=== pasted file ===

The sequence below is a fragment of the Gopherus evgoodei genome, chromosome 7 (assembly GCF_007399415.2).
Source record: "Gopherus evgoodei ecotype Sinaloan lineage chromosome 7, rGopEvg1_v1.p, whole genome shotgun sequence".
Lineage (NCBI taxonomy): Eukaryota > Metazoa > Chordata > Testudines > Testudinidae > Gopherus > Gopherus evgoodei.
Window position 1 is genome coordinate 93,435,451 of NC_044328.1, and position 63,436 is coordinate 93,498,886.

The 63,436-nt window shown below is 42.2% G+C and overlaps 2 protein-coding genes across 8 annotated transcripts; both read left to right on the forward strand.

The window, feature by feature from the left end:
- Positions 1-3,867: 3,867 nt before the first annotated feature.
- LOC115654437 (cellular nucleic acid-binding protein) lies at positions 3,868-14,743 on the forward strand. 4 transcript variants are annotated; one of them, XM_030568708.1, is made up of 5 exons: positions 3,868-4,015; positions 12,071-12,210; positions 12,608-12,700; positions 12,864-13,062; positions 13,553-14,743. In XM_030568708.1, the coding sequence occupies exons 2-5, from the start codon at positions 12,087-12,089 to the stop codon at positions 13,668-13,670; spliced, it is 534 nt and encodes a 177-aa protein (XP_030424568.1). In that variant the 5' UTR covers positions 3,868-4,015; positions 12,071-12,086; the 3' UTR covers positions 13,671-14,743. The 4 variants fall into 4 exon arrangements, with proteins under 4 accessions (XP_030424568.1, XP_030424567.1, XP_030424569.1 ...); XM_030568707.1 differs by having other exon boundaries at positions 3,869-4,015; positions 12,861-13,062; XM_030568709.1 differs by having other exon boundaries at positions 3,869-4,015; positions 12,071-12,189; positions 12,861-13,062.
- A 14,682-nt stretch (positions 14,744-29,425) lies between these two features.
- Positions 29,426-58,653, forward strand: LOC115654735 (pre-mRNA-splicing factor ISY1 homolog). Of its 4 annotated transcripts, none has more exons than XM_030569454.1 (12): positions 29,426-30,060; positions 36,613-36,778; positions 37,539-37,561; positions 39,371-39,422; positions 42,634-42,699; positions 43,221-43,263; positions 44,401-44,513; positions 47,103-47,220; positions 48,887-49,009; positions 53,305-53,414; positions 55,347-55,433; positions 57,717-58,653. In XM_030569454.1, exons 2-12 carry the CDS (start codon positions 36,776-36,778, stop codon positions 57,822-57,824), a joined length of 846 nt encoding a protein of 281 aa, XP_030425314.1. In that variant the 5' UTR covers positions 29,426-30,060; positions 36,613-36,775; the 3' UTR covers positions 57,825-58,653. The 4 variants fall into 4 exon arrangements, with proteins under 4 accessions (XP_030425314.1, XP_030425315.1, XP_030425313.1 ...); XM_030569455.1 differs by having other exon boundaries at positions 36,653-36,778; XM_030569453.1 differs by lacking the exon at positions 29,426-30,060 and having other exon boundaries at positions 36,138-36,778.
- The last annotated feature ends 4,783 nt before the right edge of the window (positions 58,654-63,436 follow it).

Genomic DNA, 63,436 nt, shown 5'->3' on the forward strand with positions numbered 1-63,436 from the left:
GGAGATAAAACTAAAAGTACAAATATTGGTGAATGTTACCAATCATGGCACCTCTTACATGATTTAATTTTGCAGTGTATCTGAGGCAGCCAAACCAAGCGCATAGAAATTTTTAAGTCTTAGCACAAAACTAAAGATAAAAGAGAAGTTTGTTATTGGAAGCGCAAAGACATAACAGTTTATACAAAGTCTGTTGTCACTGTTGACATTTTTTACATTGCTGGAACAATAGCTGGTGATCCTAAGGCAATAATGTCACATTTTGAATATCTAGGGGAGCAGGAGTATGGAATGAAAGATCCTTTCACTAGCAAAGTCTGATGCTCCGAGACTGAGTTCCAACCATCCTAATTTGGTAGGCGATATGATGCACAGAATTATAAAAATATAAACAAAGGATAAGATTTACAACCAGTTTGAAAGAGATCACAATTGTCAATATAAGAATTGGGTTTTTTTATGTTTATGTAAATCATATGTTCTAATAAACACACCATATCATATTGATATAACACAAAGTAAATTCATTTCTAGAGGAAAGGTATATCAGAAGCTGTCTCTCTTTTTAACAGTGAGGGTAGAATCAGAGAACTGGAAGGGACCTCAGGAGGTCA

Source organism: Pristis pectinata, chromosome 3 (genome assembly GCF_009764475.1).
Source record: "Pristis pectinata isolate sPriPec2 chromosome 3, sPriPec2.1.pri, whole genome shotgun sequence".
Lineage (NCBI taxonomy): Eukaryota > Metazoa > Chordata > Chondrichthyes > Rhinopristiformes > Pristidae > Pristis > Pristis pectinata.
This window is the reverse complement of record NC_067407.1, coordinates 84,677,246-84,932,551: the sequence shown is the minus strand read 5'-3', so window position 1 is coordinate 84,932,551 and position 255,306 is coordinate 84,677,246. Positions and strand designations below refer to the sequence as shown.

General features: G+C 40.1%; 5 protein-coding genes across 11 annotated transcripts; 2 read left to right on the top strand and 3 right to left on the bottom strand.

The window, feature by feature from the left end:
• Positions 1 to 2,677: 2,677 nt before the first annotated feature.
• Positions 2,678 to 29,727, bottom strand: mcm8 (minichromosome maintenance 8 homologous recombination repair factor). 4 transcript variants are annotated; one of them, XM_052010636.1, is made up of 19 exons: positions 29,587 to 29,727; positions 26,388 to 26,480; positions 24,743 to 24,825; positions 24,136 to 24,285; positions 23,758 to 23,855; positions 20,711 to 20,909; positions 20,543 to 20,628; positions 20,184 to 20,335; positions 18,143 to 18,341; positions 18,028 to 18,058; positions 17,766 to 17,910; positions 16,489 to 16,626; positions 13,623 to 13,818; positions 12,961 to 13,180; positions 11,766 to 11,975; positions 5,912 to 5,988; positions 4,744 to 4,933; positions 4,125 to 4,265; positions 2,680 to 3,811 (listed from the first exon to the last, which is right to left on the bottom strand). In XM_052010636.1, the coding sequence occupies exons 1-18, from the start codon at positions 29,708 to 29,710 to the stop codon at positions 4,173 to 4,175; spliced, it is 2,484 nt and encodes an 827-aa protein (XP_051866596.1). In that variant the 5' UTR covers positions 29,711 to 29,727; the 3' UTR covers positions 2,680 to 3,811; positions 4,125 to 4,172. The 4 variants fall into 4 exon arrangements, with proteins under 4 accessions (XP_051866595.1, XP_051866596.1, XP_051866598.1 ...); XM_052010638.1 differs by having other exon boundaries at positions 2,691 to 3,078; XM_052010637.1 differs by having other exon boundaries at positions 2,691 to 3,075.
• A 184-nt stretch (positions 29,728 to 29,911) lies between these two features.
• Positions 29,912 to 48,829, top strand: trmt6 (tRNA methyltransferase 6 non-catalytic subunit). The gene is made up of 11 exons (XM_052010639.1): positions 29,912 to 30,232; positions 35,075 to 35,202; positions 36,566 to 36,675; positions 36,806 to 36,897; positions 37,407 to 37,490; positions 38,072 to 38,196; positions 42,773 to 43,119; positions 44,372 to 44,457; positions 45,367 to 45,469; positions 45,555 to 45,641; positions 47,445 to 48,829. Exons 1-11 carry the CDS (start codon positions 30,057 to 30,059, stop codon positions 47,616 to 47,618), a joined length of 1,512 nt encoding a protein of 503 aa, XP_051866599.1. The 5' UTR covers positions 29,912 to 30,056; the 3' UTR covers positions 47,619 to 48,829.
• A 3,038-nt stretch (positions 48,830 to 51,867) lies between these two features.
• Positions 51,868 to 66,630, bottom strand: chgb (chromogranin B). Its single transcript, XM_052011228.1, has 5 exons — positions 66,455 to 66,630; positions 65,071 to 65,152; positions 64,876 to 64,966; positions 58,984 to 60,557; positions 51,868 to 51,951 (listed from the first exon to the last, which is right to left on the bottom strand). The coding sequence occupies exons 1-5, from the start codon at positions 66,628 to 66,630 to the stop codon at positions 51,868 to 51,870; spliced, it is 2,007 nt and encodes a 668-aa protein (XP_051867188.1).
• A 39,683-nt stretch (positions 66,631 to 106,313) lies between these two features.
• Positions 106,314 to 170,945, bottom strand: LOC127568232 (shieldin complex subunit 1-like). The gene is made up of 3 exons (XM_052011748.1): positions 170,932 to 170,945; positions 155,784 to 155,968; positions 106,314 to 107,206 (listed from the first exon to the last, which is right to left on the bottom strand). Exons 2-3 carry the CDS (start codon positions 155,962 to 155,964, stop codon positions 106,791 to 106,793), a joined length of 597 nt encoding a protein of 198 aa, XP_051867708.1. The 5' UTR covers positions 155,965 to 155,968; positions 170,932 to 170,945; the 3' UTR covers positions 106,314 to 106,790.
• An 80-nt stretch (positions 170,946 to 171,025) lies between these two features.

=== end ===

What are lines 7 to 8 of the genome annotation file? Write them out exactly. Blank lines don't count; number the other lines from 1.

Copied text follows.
- Positions 1-3,867: 3,867 nt before the first annotated feature.
- LOC115654437 (cellular nucleic acid-binding protein) lies at positions 3,868-14,743 on the forward strand. 4 transcript variants are annotated; one of them, XM_030568708.1, is made up of 5 exons: positions 3,868-4,015; positions 12,071-12,210; positions 12,608-12,700; positions 12,864-13,062; positions 13,553-14,743. In XM_030568708.1, the coding sequence occupies exons 2-5, from the start codon at positions 12,087-12,089 to the stop codon at positions 13,668-13,670; spliced, it is 534 nt and encodes a 177-aa protein (XP_030424568.1). In that variant the 5' UTR covers positions 3,868-4,015; positions 12,071-12,086; the 3' UTR covers positions 13,671-14,743. The 4 variants fall into 4 exon arrangements, with proteins under 4 accessions (XP_030424568.1, XP_030424567.1, XP_030424569.1 ...); XM_030568707.1 differs by having other exon boundaries at positions 3,869-4,015; positions 12,861-13,062; XM_030568709.1 differs by having other exon boundaries at positions 3,869-4,015; positions 12,071-12,189; positions 12,861-13,062.